You are currently viewing SOLOMON’S CHOICE: A Glimpse of Terrance

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“Why are you doing this?” It comes out more raw than I expected, not loud, yet almost a sob.

“I get it. Is all.”

“Right. You ‘get’ it. What does that even mean?”

He glances at me.

We are so close now that voices – thousands of voices, maybe – curl and warm and flush the air, filling it with softness and unfamiliar rhythm, enticing and overwhelming and terrifying. I’m not sure I can do this.

“I got made in the 1300s,” he says utterly casually, and I trip over my damn feet and nearly fall.

He catches me.

Leaning on his arm, I stare up at him, trying to relate such tremendous age with the youthful man (thing, I remind myself, thing) before me.

His knife-hardness makes more sense, suddenly. He’s had a lot of time to hone it.

“Know your history?” he says.

“Wasn’t much cause to after the Flare,” I manage.

He shrugs. “Well, it was bad. Real bad. The English were takin’ liberties they oughtn’t. Tried to outlaw marriage between Irish and English, tried to outlaw our own damn language, tried to outlaw our customs. They put up this damn fence and ditches and tried to take our land and fill it with their shit. Combine this with the black death, and yeah. Not so good. Yeah. Not good at all.”

He’s not seeing me anymore.

Lambent green eyes stare off into the distance, into a past that makes him harder, that makes him darker, that makes him sharper than he’s ever been, as if all these centuries only served to dull that edge instead of whet it, until he is the exact opposite of that loving warmth I saw in the kitchen when he looked at the god of blood.

“There was a parliament at Kilkenny… but it doesn’t matter,” he says.

“I can’t imagine what this was like,” I whisper.

He stares at me as though remembering I’m here and mildly surprised by it. “Orphan by eight,” he says. “I had a dog left, after they took the farmland. Then they poisoned the dog.” This smile, this is not a good smile, this is a killing smile with too-wide eyes and too much teeth and more of a snarl than a smile at all. “Wasn’t all right after that.”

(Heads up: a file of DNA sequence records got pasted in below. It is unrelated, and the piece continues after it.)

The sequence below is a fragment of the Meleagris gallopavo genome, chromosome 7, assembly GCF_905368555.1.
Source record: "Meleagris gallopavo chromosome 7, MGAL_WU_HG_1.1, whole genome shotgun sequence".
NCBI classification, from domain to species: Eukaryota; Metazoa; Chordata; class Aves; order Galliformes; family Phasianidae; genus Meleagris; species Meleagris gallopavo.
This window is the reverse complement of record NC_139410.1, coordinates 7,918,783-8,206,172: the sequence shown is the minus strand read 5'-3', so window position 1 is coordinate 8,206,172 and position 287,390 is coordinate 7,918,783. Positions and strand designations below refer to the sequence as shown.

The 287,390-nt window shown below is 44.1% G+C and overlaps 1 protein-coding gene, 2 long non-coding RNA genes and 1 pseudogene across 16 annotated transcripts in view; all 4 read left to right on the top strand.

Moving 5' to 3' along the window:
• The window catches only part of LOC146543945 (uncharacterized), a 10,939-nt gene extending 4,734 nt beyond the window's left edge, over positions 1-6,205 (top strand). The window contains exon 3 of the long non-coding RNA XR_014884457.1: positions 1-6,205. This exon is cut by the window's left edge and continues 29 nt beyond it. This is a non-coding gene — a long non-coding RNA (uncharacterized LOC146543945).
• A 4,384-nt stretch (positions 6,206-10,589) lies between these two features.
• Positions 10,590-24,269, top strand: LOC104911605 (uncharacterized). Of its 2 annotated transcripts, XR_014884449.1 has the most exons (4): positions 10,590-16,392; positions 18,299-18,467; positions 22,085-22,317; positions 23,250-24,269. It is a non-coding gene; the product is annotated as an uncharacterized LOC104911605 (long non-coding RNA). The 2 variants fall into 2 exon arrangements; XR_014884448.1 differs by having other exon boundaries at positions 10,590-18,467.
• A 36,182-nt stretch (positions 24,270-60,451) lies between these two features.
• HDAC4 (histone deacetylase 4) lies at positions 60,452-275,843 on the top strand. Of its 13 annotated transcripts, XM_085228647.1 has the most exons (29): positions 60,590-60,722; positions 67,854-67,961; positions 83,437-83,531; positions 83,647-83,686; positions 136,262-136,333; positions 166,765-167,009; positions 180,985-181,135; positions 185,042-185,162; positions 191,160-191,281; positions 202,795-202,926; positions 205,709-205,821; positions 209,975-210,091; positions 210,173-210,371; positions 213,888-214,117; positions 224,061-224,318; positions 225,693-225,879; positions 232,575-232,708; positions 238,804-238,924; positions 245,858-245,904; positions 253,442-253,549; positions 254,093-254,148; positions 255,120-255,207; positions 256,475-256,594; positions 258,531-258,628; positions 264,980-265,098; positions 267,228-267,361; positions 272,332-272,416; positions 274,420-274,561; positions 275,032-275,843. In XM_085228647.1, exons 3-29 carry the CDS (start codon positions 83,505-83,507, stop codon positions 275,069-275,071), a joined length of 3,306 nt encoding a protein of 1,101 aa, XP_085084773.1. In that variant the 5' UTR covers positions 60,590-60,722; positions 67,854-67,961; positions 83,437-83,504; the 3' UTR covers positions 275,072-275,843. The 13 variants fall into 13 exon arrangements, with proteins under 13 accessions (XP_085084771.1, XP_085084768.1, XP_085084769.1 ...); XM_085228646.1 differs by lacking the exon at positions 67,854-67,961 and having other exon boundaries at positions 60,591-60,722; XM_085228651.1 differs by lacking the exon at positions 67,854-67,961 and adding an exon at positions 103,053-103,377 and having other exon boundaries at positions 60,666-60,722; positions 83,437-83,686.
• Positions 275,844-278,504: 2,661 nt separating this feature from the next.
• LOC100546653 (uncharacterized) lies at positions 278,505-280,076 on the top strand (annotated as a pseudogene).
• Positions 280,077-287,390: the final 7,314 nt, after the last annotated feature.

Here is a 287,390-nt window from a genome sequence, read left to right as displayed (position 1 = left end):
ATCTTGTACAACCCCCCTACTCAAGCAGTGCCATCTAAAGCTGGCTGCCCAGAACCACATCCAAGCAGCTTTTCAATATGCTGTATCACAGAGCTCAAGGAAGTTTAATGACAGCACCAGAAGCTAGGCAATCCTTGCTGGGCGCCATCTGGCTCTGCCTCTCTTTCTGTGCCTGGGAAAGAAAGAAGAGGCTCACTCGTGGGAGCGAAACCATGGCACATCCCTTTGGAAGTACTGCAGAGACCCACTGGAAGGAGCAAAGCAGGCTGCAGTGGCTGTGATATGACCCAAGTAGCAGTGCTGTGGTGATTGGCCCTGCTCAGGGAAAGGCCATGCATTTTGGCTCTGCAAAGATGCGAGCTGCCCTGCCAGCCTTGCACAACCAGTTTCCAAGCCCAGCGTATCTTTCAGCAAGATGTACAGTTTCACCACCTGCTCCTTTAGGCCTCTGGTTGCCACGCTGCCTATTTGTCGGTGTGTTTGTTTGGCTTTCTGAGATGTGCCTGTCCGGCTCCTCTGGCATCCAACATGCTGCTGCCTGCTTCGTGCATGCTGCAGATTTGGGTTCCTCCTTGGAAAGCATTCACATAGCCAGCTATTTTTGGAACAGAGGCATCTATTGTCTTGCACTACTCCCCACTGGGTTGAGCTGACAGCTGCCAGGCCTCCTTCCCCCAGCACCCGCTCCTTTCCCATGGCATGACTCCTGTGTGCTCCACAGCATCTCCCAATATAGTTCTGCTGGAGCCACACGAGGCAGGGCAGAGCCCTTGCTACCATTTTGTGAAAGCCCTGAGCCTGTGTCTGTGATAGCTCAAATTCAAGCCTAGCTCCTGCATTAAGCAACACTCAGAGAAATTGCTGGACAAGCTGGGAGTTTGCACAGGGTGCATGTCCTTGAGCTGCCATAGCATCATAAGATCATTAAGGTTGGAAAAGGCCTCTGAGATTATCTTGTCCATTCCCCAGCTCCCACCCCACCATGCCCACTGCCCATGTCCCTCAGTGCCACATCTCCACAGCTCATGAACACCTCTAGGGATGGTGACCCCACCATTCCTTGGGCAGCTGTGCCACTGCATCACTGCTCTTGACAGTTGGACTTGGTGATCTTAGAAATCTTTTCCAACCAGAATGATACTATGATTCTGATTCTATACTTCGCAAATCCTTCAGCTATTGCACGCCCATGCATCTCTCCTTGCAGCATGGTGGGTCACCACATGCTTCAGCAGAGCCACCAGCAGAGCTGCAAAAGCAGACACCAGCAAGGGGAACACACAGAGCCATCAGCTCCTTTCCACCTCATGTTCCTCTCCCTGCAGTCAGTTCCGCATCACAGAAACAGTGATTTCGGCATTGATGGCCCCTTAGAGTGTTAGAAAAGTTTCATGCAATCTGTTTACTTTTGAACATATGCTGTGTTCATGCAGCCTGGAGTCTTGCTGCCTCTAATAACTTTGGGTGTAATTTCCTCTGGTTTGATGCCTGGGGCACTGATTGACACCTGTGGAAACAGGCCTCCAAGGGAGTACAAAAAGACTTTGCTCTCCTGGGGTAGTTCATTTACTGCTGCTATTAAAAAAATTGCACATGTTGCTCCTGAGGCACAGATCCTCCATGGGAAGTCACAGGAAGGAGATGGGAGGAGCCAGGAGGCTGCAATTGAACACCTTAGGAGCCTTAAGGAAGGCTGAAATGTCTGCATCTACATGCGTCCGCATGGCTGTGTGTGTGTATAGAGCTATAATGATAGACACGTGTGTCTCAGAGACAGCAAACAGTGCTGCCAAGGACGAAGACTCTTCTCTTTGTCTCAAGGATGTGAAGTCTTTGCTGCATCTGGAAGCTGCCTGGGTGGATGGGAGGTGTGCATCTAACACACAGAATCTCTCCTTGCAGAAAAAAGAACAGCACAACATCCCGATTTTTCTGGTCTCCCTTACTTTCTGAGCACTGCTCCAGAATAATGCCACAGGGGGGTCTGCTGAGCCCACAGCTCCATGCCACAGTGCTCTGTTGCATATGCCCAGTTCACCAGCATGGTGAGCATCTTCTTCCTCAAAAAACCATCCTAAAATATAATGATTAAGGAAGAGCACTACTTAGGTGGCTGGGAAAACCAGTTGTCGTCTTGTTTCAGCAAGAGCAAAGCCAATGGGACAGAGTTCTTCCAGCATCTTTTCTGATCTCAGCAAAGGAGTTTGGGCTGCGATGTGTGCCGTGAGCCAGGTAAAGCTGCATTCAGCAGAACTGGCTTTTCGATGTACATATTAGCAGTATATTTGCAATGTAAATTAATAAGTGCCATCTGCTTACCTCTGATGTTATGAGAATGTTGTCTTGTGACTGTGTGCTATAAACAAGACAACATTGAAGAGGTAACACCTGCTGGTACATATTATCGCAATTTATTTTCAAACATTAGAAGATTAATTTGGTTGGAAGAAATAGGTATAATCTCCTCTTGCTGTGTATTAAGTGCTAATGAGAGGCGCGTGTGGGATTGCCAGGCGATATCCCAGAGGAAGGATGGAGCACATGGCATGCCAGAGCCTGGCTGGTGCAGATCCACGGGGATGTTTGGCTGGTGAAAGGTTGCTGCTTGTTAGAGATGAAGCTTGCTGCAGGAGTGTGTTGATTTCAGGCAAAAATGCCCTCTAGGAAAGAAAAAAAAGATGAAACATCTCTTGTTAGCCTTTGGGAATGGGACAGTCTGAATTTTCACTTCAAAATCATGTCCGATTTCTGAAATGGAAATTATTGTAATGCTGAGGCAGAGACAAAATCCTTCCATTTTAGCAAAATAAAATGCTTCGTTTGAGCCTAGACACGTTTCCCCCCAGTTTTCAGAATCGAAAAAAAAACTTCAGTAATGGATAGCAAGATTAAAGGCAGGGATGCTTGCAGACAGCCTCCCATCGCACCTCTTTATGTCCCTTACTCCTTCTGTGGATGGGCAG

I try to picture fields and farms and dogs, and come up flat, with two-dimensional images from books, none of it alive.

I am entranced. “What did you do when not all right?”

“Stole. Set fires. Hurt people. It didn’t exactly make me feel better, but it made sense at the time, yeah? I had a lot of anger, and the only power in my hands was destruction.”

That line is power.

I’m not sure if there is regret. There is oppressiveness; a weight he still carries, somehow, though surely so much passing time would have lightened the load? “Oh,” I whisper.

“I don’t even think they noticed,” he says, bitter as old mud. “Then one day, I picked the wrong pocket.” He laughs, and it hits me: he has all his teeth.

If he was a vagrant in the fourteenth century, he should not have all his teeth. My mind splits into two, half listening, half whirring in other directions. “Why the wrong pocket?”

“Because I got his attention.” Terrance glances back down the path, toward the distant manor with its looming angles and lambent windows. “Picked his pocket successfully – which folks hadn’t done in a long time. Found some real weird shit, let me tell you.”

“He was there?” I shake my head. Of course he was. “You picked Notte’s pocket? Are you all so ancient?”

“Most of us, yeah. Da’s real particular about who gets made.”

That is the opposite of everything I know. “Why?”

“Because most people don’t have the kind of temperament to live this long. They break down. They go crazy. Or, more often, they get so depressed that they ask to be let go. He can’t take that. Rips him to pieces every time.”

“What happens to him when he’s like that?”

“He grieves.” Terrance looks away.

None of this lines up with what I know. And it’s so… human. Grief, loss, fear – no, no, I can’t accept this.

“I never considered any of this.” Breeze moves around us, caressing; the trees whisper, a sound I never imagined and now want in my life always. Gravel crunches when we shift our weight. Other than this, it is only me, my monster, and the moons. “But what does it have to do with you ‘getting’ me?”